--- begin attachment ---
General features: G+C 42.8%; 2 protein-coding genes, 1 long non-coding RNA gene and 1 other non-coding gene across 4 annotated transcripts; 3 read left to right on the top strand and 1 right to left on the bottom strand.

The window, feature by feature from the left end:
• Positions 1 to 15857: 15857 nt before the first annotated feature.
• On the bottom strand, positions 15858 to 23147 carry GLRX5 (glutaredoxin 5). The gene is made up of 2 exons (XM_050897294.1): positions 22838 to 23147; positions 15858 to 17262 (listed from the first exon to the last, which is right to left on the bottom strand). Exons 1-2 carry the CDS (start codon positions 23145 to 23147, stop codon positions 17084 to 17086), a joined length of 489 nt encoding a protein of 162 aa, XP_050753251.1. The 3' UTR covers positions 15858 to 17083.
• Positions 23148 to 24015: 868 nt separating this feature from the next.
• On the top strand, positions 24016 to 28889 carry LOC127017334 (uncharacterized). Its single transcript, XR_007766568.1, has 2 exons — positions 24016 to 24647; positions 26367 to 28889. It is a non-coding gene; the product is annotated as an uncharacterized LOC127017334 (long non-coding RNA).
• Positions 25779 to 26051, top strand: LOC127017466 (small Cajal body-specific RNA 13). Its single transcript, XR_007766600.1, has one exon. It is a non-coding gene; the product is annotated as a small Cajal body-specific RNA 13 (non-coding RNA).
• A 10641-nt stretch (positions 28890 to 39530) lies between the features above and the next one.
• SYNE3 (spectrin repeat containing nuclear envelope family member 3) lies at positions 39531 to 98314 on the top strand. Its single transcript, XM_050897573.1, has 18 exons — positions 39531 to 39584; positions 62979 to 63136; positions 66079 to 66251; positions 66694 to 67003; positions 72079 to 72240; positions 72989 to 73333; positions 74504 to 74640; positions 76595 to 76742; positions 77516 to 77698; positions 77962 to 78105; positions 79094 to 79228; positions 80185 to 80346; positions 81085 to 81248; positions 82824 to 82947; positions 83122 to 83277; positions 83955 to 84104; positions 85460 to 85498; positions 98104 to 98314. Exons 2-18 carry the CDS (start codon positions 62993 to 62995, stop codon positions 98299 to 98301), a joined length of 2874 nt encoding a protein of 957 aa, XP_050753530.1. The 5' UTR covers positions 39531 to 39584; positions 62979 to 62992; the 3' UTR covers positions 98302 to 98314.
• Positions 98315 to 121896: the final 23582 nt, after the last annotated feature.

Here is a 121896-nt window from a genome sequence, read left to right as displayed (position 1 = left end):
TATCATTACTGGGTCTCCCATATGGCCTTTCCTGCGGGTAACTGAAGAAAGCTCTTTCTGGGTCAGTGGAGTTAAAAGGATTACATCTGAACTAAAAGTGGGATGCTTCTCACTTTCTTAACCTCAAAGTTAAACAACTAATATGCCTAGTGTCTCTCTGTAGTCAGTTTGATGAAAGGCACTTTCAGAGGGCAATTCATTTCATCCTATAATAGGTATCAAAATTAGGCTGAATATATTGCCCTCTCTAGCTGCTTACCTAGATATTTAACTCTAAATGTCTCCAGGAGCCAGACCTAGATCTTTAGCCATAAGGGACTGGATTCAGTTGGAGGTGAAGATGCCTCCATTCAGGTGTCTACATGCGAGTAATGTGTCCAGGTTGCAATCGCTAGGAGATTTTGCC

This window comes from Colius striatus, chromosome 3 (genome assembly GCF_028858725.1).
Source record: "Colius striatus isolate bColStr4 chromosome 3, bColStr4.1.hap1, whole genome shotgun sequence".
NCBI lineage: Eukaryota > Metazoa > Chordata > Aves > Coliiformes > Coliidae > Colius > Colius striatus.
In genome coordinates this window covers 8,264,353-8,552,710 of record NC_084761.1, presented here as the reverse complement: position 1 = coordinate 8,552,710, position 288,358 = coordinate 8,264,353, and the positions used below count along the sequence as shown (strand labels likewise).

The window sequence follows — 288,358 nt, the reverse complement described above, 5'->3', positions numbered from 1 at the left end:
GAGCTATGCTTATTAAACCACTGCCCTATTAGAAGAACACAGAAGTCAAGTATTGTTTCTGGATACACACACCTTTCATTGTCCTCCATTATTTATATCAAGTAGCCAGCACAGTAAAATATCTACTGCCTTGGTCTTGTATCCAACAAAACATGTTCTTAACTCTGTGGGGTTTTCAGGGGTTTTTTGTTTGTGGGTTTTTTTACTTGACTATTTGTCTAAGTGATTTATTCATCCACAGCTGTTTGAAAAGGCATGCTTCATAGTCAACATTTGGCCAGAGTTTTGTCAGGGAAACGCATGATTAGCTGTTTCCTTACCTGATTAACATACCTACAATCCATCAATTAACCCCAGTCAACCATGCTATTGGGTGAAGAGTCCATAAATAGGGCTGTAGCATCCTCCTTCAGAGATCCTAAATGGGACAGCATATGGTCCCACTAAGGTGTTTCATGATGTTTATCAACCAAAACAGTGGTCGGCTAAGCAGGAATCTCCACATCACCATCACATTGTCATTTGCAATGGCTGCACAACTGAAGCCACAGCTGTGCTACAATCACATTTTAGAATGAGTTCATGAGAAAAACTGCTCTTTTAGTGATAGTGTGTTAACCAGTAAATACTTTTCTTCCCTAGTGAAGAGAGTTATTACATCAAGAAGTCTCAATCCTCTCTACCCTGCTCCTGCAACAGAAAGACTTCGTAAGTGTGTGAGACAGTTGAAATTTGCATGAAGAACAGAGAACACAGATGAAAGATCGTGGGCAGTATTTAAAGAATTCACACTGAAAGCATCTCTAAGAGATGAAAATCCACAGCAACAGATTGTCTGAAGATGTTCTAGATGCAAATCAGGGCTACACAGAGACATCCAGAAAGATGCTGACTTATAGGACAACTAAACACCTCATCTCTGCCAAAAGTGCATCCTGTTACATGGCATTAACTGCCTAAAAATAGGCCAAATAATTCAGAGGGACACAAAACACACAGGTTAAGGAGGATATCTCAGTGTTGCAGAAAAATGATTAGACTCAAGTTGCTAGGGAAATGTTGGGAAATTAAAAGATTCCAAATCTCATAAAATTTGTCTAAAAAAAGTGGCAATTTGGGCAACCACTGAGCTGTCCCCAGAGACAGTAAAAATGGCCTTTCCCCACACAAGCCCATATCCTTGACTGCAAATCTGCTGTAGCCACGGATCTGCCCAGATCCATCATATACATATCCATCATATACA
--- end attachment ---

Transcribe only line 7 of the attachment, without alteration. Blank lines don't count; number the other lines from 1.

• Positions 25779 to 26051, top strand: LOC127017466 (small Cajal body-specific RNA 13). Its single transcript, XR_007766600.1, has one exon. It is a non-coding gene; the product is annotated as a small Cajal body-specific RNA 13 (non-coding RNA).